The Night Eagle Cafe
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200 State Street Binghamton, NY (607) 217-7334

Amy Gallatin

Amy Gallatin
At your friendly neighborhood music store you can pick up sheet music, picks and strings, and a new instrument if you're in that kind of mood. Sometimes you can also hook up with your future. Amy Gallatin went to buy an amplifier one day, and walked out with connections that resulted in a band.

Amy Gallatin first studied journalism at the University of California, Davis, and worked as a radio news reporter. The ubiquitous format changes soured her view of that business and she decided to travel. Amy ended up as a horsewoman and a solo artist performing at guest ranches in the wilds of Idaha and Montana. A decade of work as a riding instructor, backcountry cook and campfire musician followed. The winter of 1992 found her in New England during an unexpected stop, where she happened upon a notice in a music store: "area musicians interested in picking sessions" were requested by a local dobro player.

Amy made that call, which led to recording sessions with some of her new musician friends. An extraordinary synergy of musical goals and talents among these performers formed the nucleus of Stillwaters, with Matt Nozzolio on vocals and dobro, and Kevin Lynch on vocals, mandolin, and guitar. Tara Rickart on upright bass soon came on board.

Amy and Stillwaters remained devoted to the type of music Amy most enjoys singing with her bell-like voice: a blend of country, folk, bluegrass and western swing. "Gallatin's song selection, her band, and her clear voice call to mind vintage Nanci Griffith," suggests The News-Times. The bluegrass background of Nozzolio's dobro, the percussive bass of Rickart, and the crisp mandolin and guitar work of Lynch rounded out a distinctive sound that led them to major festivals, including the Connecticut River Valley Bluegrass Festival, the Boston Bluegrass Union, and the Northeast Indoor Bluegrass Festival.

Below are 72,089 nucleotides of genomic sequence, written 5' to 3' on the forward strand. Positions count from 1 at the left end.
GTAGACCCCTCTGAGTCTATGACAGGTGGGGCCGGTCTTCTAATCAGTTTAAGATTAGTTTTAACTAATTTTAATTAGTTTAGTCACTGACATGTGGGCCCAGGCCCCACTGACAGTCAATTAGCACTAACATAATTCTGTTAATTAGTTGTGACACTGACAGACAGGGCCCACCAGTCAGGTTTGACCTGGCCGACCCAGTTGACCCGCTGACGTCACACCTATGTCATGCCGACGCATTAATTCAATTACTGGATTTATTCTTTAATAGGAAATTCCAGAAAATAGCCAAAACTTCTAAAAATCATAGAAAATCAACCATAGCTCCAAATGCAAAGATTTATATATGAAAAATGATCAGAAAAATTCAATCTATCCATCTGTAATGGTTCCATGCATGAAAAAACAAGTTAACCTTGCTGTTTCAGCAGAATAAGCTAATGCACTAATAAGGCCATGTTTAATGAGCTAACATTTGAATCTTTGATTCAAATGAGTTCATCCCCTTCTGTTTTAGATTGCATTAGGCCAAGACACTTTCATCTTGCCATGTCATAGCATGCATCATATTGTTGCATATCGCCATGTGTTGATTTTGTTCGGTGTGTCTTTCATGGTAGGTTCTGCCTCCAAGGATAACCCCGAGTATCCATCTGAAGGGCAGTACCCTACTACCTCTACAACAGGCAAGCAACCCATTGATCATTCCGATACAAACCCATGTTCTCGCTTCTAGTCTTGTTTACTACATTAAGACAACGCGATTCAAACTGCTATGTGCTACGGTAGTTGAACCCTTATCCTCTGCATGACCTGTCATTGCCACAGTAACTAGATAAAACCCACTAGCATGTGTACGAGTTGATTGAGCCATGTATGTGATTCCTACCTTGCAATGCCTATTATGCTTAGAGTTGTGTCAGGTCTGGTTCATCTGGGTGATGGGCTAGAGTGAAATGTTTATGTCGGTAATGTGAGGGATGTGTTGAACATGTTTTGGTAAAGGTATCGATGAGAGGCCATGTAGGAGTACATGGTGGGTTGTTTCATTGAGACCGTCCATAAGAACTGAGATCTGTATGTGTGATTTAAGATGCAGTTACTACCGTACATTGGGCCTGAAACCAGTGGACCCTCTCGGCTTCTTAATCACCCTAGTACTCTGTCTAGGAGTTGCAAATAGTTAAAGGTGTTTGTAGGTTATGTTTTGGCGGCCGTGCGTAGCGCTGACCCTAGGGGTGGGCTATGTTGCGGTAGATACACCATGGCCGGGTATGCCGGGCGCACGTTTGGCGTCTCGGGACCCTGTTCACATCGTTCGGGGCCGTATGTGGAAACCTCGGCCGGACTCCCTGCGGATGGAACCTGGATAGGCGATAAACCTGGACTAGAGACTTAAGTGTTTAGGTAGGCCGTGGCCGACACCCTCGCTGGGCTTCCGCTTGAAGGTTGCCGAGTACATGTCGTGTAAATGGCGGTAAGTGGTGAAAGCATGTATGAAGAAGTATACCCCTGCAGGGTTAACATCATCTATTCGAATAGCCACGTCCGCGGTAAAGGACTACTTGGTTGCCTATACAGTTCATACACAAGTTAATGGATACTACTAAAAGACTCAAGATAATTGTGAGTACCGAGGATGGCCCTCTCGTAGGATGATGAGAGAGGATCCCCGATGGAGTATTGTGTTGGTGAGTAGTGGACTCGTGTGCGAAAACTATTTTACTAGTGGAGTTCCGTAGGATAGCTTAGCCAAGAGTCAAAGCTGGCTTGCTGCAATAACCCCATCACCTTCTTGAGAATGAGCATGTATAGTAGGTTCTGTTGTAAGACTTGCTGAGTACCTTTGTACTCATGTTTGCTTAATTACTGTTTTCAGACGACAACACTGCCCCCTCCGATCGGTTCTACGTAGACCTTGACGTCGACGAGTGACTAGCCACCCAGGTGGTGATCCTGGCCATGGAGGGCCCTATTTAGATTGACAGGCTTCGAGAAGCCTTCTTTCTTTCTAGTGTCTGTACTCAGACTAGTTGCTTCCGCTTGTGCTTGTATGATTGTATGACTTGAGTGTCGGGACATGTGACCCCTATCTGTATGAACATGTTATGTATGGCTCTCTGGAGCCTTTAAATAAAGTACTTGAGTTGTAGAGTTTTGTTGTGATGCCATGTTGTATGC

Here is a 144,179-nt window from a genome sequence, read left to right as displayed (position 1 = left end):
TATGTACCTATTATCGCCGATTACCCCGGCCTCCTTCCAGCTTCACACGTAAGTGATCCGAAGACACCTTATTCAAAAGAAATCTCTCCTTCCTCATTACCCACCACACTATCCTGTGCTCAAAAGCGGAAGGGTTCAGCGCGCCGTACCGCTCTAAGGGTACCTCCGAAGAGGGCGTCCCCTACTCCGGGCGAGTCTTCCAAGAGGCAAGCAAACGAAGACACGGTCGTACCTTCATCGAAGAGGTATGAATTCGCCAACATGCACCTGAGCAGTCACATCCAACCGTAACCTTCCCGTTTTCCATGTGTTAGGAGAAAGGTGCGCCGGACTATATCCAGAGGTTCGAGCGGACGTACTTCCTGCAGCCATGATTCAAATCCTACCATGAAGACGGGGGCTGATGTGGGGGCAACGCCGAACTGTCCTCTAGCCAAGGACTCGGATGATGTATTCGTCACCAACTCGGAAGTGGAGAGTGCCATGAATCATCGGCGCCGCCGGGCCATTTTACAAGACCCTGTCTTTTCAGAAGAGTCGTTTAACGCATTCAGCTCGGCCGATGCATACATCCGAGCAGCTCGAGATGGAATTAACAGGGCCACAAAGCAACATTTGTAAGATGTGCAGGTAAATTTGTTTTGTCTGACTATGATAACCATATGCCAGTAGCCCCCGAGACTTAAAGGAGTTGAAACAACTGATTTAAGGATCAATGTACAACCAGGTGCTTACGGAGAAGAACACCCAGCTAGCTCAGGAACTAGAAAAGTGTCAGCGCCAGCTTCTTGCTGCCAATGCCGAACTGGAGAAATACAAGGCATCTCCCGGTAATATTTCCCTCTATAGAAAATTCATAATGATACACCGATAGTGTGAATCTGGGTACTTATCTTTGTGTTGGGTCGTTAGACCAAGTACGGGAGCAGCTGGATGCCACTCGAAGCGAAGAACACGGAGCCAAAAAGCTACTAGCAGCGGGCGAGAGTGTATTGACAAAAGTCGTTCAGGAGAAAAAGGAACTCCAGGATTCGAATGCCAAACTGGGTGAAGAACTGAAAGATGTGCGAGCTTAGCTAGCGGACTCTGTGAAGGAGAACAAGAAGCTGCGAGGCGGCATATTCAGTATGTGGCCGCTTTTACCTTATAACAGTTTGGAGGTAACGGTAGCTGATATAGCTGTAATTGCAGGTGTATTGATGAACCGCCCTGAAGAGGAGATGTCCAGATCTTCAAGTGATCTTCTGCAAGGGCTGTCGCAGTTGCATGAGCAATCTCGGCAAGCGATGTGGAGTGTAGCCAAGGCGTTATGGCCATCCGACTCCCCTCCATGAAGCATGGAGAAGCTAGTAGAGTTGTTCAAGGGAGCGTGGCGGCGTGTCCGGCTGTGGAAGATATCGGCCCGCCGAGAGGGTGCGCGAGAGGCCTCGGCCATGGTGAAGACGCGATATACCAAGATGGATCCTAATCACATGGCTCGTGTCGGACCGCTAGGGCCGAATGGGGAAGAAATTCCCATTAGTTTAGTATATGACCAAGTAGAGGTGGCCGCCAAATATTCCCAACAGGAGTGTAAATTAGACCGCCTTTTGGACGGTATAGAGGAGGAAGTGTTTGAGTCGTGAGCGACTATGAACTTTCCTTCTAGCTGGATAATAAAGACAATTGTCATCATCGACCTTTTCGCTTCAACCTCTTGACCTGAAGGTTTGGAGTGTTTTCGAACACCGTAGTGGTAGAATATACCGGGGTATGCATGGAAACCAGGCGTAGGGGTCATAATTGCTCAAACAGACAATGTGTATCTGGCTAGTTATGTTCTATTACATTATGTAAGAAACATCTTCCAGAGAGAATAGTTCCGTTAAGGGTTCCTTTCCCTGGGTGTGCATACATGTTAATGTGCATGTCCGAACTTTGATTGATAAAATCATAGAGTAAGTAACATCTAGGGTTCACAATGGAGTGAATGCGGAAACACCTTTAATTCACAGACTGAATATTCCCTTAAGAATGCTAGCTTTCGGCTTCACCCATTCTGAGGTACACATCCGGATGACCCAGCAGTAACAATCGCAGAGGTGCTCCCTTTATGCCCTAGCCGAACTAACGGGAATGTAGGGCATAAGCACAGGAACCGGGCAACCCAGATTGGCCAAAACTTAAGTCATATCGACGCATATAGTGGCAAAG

Her debut CD, Northern Girl, was produced by Lynch, and her second release, Sweet Gatherings, followed in just two years. Ed McKeon writes for Folk Notes, "There's a lilt in her voice that's just a bit old-fasioned, so when Amy Gallatin sings even the newest song, it sounds like an old favorite...Gallatin's second release is a bible of Americana--bluegrass, country ballads, Western swing, and even a bit of blues. And Gallatin handles it all with a skill, a charm and an understated passion that somehow heightens the emotional content of every song."

Bill Domler, broadcasting from WWUH in Hartford, points out another of Amy's charms: "To only listen to a recording of Amy is not enough. In person, she radiates a friendliness that sets her apart from most other performers and enables her to really connect with her audience."